What is organizational transformation?
And why is this concept important to understand?
In this article, we’ll learn about organizational transformation in detail, including:
- What it is
- Why, how, and when organizations transform
- Best practices for managing organizational transformation and change
To start, let’s start with the fundamental question…
What Is Organizational Transformation?
An organizational transformation is a complex, total transformation of a business.
They are organization-wide changes that often transform the very nature of a business, including:
- The organization’s mission and strategy
- Its business model
- Operations and business processes
- Products and services
Organizational transformations are complex, difficult processes that often occur out of necessity.
An organization facing a crisis, for instance, may choose to transform its business in order to survive.
Organizational Transformation vs. Organizational Change
An organizational change is often a discrete business change.
These changes are more limited in scope and may or may not impact an entire organization.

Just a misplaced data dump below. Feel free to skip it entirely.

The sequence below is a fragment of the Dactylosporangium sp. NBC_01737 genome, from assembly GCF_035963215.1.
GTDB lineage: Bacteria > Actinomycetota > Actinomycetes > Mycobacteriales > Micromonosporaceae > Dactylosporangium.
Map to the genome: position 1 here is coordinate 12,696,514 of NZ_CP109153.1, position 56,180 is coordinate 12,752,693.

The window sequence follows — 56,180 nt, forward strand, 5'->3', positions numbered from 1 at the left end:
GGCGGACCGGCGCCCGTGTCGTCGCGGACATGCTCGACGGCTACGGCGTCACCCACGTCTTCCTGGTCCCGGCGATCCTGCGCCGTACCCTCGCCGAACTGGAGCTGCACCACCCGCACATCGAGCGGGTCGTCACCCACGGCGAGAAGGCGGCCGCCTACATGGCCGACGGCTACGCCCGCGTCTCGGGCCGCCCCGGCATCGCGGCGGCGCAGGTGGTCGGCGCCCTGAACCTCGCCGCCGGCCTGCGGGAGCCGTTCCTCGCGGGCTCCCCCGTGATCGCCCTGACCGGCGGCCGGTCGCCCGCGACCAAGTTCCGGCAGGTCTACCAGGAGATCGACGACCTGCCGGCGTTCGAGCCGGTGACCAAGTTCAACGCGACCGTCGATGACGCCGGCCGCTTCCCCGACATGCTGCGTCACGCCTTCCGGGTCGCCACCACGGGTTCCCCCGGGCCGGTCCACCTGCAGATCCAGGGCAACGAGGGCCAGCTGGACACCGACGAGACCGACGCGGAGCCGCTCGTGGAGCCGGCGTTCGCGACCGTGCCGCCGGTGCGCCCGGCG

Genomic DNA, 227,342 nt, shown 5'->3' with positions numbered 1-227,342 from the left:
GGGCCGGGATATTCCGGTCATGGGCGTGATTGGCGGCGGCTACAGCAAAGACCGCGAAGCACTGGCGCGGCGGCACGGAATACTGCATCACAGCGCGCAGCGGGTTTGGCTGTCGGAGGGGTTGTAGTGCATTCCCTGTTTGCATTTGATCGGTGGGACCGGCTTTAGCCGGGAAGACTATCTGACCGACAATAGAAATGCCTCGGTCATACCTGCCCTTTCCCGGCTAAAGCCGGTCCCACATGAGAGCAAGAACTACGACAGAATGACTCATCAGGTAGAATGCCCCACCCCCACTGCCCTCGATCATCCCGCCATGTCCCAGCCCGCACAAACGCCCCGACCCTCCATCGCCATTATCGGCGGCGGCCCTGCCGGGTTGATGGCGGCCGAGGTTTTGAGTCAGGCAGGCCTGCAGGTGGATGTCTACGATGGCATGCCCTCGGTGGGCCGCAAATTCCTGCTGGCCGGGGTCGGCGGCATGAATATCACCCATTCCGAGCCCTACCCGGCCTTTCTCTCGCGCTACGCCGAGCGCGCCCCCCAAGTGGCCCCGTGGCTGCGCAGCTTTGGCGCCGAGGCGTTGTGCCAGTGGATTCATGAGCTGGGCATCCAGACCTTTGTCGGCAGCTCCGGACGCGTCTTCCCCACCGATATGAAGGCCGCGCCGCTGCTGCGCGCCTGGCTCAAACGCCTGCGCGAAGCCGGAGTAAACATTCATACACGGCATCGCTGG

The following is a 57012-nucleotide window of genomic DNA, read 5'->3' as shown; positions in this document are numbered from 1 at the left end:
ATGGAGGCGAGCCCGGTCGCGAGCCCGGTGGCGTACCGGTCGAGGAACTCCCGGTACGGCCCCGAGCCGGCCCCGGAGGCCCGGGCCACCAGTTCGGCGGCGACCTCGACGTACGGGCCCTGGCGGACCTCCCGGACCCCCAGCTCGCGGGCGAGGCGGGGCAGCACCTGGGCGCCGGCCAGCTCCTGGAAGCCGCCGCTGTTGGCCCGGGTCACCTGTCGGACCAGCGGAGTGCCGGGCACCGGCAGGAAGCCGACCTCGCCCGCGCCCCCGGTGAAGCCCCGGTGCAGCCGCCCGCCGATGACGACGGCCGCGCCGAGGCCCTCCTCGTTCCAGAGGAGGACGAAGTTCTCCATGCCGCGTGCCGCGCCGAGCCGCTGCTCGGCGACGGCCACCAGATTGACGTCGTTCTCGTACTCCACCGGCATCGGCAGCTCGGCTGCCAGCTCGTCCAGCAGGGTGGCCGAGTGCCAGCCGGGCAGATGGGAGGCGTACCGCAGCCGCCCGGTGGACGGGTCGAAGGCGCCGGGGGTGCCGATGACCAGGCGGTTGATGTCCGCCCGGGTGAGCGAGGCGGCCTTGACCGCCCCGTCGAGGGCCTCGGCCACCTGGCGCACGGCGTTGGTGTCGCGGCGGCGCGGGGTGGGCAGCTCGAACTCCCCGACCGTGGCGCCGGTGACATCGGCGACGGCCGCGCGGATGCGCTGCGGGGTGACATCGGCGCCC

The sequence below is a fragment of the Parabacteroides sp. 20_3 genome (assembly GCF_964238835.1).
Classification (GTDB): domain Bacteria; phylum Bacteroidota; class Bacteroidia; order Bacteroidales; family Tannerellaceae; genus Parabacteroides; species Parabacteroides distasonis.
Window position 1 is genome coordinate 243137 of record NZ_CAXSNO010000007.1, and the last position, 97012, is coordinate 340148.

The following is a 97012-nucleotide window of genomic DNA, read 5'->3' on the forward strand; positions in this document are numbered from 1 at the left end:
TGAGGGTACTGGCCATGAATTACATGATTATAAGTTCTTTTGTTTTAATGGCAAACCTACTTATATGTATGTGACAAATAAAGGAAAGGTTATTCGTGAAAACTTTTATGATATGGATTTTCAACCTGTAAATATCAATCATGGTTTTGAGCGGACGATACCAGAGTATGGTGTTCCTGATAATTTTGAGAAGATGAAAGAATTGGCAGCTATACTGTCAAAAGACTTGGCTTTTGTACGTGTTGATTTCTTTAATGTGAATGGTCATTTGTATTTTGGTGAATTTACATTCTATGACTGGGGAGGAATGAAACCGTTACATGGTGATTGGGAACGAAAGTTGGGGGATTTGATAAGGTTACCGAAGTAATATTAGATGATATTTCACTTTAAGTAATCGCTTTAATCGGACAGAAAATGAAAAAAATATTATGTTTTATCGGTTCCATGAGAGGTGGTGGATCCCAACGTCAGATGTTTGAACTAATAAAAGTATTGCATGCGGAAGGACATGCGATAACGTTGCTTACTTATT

Organizational changes often target specific business areas, such as:
- People. Cultural change projects, for instance, aim to influence the beliefs, values, and assumptions of workers. Other projects can include employee training programs, employee experience management, restructuring, and so forth.
- Processes. A business may choose to improve, change, or even eliminate certain processes. As with other change projects, changes to business processes are often designed to solve problems, improve outcomes, increase efficiency, or otherwise add value to the business.
- Tools and technology. Technology upgrades can include everything from digital tools to computer hardware to workplace equipment.
Change projects vary in complexity, difficulty, and length.
However, as with organizational transformations, change management dramatically improves project outcomes and increases the chances of success.
How Change Management Can Improve Organizational Transformation